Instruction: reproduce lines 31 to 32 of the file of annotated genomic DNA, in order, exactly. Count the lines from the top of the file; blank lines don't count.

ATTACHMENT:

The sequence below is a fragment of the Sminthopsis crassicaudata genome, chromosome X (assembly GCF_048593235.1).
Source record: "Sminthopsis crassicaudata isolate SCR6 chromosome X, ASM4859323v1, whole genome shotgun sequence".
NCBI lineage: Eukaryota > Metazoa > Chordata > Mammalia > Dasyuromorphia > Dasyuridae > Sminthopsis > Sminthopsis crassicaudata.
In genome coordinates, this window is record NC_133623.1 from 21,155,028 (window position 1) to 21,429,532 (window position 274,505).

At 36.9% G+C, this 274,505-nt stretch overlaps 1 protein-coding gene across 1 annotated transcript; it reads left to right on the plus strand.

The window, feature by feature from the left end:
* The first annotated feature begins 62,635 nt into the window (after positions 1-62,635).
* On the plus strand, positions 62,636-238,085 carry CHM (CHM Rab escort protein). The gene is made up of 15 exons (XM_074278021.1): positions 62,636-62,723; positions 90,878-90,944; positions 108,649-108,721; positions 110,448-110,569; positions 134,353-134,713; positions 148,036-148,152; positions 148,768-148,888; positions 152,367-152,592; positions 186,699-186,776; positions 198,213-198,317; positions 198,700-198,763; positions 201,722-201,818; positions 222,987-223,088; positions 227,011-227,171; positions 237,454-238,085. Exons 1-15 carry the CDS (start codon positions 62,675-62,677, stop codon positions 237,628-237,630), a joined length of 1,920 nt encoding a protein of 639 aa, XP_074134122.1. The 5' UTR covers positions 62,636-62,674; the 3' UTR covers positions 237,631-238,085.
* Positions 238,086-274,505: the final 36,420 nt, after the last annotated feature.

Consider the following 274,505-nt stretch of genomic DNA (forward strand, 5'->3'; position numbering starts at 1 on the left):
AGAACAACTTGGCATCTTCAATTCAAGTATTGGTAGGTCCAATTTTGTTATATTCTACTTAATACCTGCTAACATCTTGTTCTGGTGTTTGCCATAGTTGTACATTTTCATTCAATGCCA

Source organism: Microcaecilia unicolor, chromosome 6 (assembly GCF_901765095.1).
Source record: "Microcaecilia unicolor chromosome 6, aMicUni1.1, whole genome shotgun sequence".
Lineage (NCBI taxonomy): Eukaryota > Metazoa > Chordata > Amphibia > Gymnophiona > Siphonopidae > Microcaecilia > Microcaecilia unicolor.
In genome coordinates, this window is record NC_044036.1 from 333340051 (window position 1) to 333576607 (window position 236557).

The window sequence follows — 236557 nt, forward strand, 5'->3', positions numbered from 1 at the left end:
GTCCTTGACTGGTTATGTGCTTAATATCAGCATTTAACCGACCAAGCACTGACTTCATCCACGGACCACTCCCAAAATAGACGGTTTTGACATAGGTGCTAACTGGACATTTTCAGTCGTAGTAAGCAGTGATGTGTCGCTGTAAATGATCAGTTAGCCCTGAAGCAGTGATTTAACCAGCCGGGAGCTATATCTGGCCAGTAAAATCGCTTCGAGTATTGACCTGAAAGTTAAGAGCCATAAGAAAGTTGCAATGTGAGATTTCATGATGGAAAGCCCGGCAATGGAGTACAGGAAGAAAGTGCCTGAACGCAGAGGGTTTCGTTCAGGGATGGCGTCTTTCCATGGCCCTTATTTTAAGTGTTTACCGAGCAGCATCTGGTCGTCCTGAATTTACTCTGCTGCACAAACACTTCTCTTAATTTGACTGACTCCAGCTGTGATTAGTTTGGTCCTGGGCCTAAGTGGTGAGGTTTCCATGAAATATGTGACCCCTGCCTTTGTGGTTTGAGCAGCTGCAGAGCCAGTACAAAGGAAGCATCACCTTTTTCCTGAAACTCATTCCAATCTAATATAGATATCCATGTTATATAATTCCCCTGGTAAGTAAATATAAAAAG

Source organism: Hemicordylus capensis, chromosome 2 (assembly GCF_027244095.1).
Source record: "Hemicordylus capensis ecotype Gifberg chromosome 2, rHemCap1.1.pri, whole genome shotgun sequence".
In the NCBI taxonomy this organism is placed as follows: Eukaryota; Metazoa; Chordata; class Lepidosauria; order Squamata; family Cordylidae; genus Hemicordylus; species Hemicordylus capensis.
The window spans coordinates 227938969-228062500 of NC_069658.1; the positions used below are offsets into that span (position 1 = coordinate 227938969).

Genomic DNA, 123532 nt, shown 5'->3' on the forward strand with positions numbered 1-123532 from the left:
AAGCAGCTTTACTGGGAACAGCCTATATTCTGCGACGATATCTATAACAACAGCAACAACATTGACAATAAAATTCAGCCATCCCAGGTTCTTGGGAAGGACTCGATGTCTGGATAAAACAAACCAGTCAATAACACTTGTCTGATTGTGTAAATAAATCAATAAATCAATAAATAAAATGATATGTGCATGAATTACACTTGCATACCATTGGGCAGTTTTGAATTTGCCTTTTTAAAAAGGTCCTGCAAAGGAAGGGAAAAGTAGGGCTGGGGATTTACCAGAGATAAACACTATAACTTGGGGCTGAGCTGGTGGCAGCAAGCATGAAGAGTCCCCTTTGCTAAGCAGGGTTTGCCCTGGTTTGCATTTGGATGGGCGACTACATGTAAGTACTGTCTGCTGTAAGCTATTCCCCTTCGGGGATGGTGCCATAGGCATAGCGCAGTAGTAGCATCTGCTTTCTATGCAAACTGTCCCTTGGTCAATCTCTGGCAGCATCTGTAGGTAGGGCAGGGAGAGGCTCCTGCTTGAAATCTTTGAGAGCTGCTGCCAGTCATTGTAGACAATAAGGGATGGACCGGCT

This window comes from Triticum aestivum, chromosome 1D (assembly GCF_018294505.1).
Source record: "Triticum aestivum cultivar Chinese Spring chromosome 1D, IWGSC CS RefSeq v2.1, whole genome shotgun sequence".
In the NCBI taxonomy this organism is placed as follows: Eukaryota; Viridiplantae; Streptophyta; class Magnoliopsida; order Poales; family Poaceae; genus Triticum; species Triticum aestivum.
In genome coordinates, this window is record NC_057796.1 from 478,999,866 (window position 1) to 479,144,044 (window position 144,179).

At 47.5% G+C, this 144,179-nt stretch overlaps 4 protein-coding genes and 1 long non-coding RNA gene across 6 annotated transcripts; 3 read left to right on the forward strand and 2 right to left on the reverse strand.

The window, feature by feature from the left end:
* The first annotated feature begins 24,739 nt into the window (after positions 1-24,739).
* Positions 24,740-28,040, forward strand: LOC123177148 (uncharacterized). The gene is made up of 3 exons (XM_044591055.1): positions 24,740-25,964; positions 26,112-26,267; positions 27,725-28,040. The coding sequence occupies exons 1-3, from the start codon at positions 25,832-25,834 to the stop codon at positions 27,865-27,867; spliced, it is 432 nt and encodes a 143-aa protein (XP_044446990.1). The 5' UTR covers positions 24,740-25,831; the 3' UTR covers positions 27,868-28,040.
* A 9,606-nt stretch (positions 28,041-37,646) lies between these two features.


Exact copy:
* Positions 24,740-28,040, forward strand: LOC123177148 (uncharacterized). The gene is made up of 3 exons (XM_044591055.1): positions 24,740-25,964; positions 26,112-26,267; positions 27,725-28,040. The coding sequence occupies exons 1-3, from the start codon at positions 25,832-25,834 to the stop codon at positions 27,865-27,867; spliced, it is 432 nt and encodes a 143-aa protein (XP_044446990.1). The 5' UTR covers positions 24,740-25,831; the 3' UTR covers positions 27,868-28,040.
* A 9,606-nt stretch (positions 28,041-37,646) lies between these two features.